Photography FEBRUARY 2014 / PAGE 1
What is Panoramic Photography
panoramic photo is simply any image which has two or more shots stitched together to make it appear as one large photograph. Creating a panorama is very useful if you donâ€™t own super wide lenses, as often you can achieve a similar effect. Panoramic images donâ€™t just have to be horizontal, you can also merge images vertically. Panoramic photography is a technique of photography, using specialized equipment or software, that captures images with elongated fields of view. It is sometimes known as wide format photography. The term has also been applied to a photograph that is cropped to a relatively wide FEBRUARY 2014 / PAGE 2
aspect ratio. While there is no formal division between “wide-angle” and “panoramic” photography, “wide-angle” normally refers to a type of lens, but using this lens type does not necessarily make an image a panorama. An image made with an ultra wide-angle fisheye lens covering the normal film frame of 1:1.33 is not automatically considered to be a panorama. An image showing a field of view approximating, or greater than, that of the human eye – about 160° by 75° – may be termed panoramic. This generally means it has an aspect ratio of 2:1 or larger, the image being at least twice as wide as it is high. The resulting images take the form of a wide strip. Some panoramic images have aspect ratios of 4:1 and sometimes 10:1, covering fields of view of up to 360 degrees. Both the aspect ratio and coverage of field are important factors in defining a true panoramic image.
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ne of the first recorded patents for a panoramic camera was submitted by Joseph Puchberger in Austria in 1843 for a hand-cranked, 150째 field of view, 8-inch focal length camera that exposed a relatively large Daguerreotype, up to 24 inches (610 mm) long. A more successful and technically superior panoramic camera was assembled the next year by Friedrich von Martens in Germany in 1844. His camera, the Megaskop, added the crucial feature of set gears which offered a relatively steady panning speed. As a result, the camera properly exposed the photographic plate, avoiding unsteady speeds that can create an unevenness in exposure, called banding. Martens was employed by Lerebours, a photographer/publisher. It is also possible that Martens camera was perfected before Puchberger patented his camera. Because of the high cost of materials and the technical difficulty of properly exposing the plates, Daguerreotype panoramas, especially those pieced together from several plates (see below) are rare.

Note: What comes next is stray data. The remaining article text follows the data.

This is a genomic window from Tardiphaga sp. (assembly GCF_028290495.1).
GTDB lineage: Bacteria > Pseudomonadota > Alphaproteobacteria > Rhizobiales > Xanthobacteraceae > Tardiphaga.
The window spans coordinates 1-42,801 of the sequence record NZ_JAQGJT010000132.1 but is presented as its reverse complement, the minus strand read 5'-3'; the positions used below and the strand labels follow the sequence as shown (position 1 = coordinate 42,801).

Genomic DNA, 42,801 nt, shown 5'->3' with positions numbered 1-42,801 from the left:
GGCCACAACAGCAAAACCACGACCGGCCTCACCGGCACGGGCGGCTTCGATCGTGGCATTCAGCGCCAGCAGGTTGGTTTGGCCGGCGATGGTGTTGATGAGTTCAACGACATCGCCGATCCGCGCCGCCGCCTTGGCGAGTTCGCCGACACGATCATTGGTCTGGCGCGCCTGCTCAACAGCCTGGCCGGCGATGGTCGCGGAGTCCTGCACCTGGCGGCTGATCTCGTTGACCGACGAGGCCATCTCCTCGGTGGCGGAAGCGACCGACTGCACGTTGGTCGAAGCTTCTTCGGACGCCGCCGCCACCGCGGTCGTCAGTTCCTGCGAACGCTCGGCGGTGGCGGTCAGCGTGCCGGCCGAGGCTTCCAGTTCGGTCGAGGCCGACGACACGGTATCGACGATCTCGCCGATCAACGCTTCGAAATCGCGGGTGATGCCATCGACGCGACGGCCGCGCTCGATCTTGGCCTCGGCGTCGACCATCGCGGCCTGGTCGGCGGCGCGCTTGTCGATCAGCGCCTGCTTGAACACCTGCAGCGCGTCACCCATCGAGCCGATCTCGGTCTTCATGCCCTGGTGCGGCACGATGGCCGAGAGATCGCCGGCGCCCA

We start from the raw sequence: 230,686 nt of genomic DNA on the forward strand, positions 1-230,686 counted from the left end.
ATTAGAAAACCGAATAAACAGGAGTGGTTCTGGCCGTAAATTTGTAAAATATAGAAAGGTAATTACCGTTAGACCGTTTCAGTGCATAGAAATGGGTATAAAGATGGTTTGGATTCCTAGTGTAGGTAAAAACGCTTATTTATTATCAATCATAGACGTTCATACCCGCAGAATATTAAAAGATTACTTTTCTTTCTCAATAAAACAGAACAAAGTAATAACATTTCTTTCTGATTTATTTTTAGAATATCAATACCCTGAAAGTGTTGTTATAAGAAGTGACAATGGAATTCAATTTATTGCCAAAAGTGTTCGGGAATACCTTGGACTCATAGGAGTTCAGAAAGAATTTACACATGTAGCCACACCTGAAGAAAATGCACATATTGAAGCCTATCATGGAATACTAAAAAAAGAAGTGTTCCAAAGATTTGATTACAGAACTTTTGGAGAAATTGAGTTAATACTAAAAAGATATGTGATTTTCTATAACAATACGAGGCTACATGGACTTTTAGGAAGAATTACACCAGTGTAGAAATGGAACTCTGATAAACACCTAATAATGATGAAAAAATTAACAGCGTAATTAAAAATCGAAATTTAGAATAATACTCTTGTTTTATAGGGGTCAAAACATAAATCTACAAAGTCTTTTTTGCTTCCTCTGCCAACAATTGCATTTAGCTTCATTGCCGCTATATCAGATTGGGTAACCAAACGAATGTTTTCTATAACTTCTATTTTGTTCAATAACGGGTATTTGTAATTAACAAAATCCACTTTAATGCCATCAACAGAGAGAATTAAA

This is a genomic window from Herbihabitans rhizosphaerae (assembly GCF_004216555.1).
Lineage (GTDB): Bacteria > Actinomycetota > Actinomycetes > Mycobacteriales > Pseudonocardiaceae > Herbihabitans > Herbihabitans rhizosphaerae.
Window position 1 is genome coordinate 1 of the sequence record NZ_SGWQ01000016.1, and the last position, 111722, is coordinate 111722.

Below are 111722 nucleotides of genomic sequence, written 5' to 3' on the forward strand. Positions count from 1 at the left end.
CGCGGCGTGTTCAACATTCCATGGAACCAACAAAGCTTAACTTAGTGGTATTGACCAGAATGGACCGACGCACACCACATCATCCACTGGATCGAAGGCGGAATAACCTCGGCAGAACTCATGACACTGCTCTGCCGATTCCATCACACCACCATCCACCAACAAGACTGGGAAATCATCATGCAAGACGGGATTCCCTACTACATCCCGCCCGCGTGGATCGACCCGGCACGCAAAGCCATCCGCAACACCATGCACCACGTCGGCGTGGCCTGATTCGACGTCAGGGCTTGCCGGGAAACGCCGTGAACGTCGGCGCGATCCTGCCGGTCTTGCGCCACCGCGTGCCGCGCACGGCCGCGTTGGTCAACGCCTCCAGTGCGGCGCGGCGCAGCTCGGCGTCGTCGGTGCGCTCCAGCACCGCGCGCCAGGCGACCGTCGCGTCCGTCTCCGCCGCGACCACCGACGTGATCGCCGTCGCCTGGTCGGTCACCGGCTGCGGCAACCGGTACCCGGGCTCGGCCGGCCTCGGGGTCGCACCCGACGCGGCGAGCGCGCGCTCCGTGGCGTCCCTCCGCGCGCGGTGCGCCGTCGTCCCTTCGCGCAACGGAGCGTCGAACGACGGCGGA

An 1851 panoramic showing San Francisco from Rincon Hill by photographer Martin Behrmanx. It is believed that the panorama initially had eleven plates, but the original daguerreotypes no longer exist.
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After the advent of wet-plate collodion process, photographers would take anywhere from two to a dozen of the ensuing albumen prints and piece them together to form a panoramic image (see: Segmented). This photographic process was technically easier and far less expensive than Daguerreotypes. Some of the most famous early panoramas were assembled this way by George N. Barnard, a photographer for the Union Army in the American Civil War in the 1860s. His work provided vast overviews of fortifications and terrain, much valued by engineers, generals, and artists alike.
View from the top of Lookout Mountain, Tennessee, Albumen prints, February, 1864, by George N. Barnard
Following the invention of flexible film in 1888, panoramic photography was revolutionised. Dozens of cameras were marketed, many with brand names heavily indicative of their time. Cameras such as the Cylindrograph, Wonder Panoramic, Pantascopic and Cyclo-Pan, are some examples of panoramic cameras.
Center City Philadelphia panorama, from 1913.
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How To Shoot a Panoramic Image
Tips to shot panoramic photo:
1. Donâ€™t use a flash -The flash changes every picture and leads to problems when merging the images later. 2. Try shooting in portrait - When shooting a landscape panorama, shooting in portrait gives greater height to the resulting image. 3. Upgrade your RAM - Stitching images together is an intensive process, and ensuring you have a fast computer with plenty of memory is important. 4. Use a wide angle lens - This way, it requires fewer pictures to do a full 360Â° panorama. 5. Use a tripod - Unless you have a very steady hand, and a good eye for the horizon, a tripod makes the process far easier.
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